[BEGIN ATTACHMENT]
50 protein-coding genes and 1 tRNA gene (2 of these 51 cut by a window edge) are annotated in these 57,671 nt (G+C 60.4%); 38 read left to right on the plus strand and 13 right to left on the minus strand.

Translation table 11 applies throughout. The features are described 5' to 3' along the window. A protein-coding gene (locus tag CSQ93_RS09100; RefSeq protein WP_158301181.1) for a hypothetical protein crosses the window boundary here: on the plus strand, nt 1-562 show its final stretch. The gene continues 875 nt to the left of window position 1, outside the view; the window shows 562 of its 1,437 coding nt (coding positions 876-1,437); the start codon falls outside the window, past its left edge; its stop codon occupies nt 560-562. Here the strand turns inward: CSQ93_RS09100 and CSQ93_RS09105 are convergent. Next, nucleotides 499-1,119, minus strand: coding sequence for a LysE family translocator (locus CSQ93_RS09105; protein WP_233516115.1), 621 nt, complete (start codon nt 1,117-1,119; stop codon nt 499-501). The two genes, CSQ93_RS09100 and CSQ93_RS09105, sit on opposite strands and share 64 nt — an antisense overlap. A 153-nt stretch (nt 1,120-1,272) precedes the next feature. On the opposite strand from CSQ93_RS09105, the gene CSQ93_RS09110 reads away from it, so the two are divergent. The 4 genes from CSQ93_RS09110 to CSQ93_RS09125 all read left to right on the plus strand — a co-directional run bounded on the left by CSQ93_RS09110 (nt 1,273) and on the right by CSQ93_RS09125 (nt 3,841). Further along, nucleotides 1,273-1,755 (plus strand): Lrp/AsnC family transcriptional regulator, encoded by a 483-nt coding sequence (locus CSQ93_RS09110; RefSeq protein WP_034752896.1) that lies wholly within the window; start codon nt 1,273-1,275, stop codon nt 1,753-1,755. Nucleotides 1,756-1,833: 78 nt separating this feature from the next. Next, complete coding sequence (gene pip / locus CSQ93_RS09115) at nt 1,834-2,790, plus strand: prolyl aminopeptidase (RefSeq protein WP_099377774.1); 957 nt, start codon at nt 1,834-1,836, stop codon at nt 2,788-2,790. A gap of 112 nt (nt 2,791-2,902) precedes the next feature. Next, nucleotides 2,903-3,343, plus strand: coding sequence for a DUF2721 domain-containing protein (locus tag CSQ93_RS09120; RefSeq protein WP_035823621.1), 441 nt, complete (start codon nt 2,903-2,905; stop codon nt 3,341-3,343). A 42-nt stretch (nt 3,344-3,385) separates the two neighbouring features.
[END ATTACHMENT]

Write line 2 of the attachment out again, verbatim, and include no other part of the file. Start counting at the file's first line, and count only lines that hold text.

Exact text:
Translation table 11 applies throughout. The features are described 5' to 3' along the window. A protein-coding gene (locus tag CSQ93_RS09100; RefSeq protein WP_158301181.1) for a hypothetical protein crosses the window boundary here: on the plus strand, nt 1-562 show its final stretch. The gene continues 875 nt to the left of window position 1, outside the view; the window shows 562 of its 1,437 coding nt (coding positions 876-1,437); the start codon falls outside the window, past its left edge; its stop codon occupies nt 560-562. Here the strand turns inward: CSQ93_RS09100 and CSQ93_RS09105 are convergent. Next, nucleotides 499-1,119, minus strand: coding sequence for a LysE family translocator (locus CSQ93_RS09105; protein WP_233516115.1), 621 nt, complete (start codon nt 1,117-1,119; stop codon nt 499-501). The two genes, CSQ93_RS09100 and CSQ93_RS09105, sit on opposite strands and share 64 nt — an antisense overlap. A 153-nt stretch (nt 1,120-1,272) precedes the next feature. On the opposite strand from CSQ93_RS09105, the gene CSQ93_RS09110 reads away from it, so the two are divergent. The 4 genes from CSQ93_RS09110 to CSQ93_RS09125 all read left to right on the plus strand — a co-directional run bounded on the left by CSQ93_RS09110 (nt 1,273) and on the right by CSQ93_RS09125 (nt 3,841). Further along, nucleotides 1,273-1,755 (plus strand): Lrp/AsnC family transcriptional regulator, encoded by a 483-nt coding sequence (locus CSQ93_RS09110; RefSeq protein WP_034752896.1) that lies wholly within the window; start codon nt 1,273-1,275, stop codon nt 1,753-1,755. Nucleotides 1,756-1,833: 78 nt separating this feature from the next. Next, complete coding sequence (gene pip / locus CSQ93_RS09115) at nt 1,834-2,790, plus strand: prolyl aminopeptidase (RefSeq protein WP_099377774.1); 957 nt, start codon at nt 1,834-1,836, stop codon at nt 2,788-2,790. A gap of 112 nt (nt 2,791-2,902) precedes the next feature. Next, nucleotides 2,903-3,343, plus strand: coding sequence for a DUF2721 domain-containing protein (locus tag CSQ93_RS09120; RefSeq protein WP_035823621.1), 441 nt, complete (start codon nt 2,903-2,905; stop codon nt 3,341-3,343). A 42-nt stretch (nt 3,344-3,385) separates the two neighbouring features.